Interest Rate Roundup

Tuesday, July 21, 2009

Bernanke on exit strategies

Interesting timing, to say the least. As "Helicopter" Ben Bernanke heads to the Hill for a couple days of grilling, the Wall Street Journal is publishing an op-ed from the Fed Chairman about "exit strategies." Bernanke tries to lay out the case that the Fed will pull back on all its extraordinary accommodation when and if it makes sense to do so. But as he adds in his conclusion (below), that isn't going to happen any time soon ...

"Overall, the Federal Reserve has many effective tools to tighten monetary policy when the economic outlook requires us to do so. As my colleagues and I have stated, however, economic conditions are not likely to warrant tighter monetary policy for an extended period. We will calibrate the timing and pace of any future tightening, together with the mix of tools to best foster our dual objectives of maximum employment and price stability."

What do you think? Do you think Bernanke will really live up to his word? Or do you think we'll end up with another disaster like Greenspan's too little, too late hiking strategy in 2004-2005 (which helped ignite the final leg in the housing bubble)?


  • I don't know why this guy gets any credibility. If you track his record it is very bad. Not that he necessarily is a liar. It is more a matter of talking his book. He will say what he thinks will garner confidence in the system. The ultimate example is "subprime is contained"!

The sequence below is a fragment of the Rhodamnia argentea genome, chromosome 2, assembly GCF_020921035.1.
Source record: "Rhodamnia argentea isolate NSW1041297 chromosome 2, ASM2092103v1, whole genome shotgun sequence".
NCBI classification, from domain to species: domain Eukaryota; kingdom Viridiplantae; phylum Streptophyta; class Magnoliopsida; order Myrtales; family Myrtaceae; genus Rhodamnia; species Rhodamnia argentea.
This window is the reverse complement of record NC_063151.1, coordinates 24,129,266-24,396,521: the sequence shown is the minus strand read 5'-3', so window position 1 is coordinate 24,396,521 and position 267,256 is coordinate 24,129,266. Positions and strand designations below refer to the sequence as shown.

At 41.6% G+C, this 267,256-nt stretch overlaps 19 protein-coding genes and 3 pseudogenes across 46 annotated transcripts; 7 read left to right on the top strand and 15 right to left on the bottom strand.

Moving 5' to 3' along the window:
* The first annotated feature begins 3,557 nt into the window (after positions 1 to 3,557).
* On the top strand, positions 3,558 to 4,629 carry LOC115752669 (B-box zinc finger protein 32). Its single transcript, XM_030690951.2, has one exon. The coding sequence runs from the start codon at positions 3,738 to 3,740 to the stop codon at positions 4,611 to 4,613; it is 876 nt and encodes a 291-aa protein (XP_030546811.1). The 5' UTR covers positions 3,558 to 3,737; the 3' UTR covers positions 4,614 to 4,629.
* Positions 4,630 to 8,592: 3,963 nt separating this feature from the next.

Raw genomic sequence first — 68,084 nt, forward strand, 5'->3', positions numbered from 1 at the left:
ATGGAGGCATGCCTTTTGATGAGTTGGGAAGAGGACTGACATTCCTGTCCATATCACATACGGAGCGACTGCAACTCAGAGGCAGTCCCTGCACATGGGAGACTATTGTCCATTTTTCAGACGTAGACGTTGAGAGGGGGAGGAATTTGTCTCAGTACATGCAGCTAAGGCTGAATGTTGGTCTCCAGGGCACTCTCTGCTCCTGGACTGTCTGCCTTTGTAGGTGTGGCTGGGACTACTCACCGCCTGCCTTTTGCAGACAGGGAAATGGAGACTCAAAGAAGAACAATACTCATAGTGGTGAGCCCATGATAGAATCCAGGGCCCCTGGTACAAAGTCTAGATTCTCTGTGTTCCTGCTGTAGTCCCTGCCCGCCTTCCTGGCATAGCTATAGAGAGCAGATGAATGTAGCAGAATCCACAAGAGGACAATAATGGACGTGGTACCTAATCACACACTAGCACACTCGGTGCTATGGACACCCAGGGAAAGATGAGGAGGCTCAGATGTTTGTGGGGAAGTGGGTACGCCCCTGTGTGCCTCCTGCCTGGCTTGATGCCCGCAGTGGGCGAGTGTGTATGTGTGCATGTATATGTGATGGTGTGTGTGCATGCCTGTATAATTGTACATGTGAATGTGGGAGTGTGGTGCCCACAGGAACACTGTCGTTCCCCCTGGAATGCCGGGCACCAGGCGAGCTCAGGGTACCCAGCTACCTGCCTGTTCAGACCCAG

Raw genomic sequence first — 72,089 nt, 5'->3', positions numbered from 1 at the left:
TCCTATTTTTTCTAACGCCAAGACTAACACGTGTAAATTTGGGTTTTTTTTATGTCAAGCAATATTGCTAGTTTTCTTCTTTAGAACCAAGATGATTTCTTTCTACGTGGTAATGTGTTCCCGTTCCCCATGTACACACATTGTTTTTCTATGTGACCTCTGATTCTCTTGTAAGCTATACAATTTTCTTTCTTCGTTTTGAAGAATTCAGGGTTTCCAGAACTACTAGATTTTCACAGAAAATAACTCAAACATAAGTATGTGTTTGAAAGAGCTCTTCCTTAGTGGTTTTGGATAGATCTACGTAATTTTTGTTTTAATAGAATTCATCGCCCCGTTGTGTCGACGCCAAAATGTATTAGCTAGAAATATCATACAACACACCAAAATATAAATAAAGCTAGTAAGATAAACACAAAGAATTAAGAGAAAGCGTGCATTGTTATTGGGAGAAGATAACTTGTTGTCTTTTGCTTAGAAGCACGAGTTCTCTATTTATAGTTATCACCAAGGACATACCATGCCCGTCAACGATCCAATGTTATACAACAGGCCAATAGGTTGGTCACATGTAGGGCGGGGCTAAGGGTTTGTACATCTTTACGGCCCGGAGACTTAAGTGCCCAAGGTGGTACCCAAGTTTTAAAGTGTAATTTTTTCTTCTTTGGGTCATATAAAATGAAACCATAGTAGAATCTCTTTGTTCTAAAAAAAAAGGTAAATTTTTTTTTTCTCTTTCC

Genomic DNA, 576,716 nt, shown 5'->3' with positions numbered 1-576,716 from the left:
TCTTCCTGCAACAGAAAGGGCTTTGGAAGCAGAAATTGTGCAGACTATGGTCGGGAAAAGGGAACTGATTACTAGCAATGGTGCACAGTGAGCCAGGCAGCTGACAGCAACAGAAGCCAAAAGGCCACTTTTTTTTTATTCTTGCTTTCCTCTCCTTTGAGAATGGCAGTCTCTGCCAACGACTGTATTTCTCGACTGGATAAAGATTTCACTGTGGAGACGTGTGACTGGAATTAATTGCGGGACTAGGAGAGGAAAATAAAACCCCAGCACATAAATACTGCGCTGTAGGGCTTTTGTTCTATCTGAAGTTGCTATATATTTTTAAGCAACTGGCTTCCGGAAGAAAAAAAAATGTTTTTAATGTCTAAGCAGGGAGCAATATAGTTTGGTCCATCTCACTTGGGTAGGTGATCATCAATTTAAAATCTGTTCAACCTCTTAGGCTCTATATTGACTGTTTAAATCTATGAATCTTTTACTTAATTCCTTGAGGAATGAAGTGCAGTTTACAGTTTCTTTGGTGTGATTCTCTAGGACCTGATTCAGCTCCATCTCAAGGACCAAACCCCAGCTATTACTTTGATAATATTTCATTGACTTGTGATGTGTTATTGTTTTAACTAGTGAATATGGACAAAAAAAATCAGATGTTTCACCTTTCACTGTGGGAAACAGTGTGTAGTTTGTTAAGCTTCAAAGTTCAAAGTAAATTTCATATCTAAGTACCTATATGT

By Blogger Marxist, at July 21, 2009 at 8:11 PM  

  • Inflation will flare up like an ulcer when the economy returns to growth. Now, I think the big question is: will Bernanke have the courage to raise rates as high as Volcker did if inflation gets out of control? By this time next year, when all the stimulus cash has made its way to consumers and businesses, there's going to be extraordinary amount of money sloshing around the economy, and I think it will take considerable time and effort to sop it all up. Fed funds target @ 12%? Not too far fetched, IMO.

    And if Bernanke is replaced, will Larry Summers have the courage (assuming, of course, that Barack Obama will pick Summers to replace him if Bernanke bows out.)

    They both will, IMO, because even the folks who criticized Volcker back in the early eighties now understand that breaking inflation was the right thing to do, no matter how high rates had to go.

    So, I say, be prepared to stop borrowing by next year. Payoff those credit cards, and that mortgage, if you can. Short- and long-term rates will be outrageous. Yep.

    By Anonymous Prime Rate, at July 23, 2009 at 1:25 AM  

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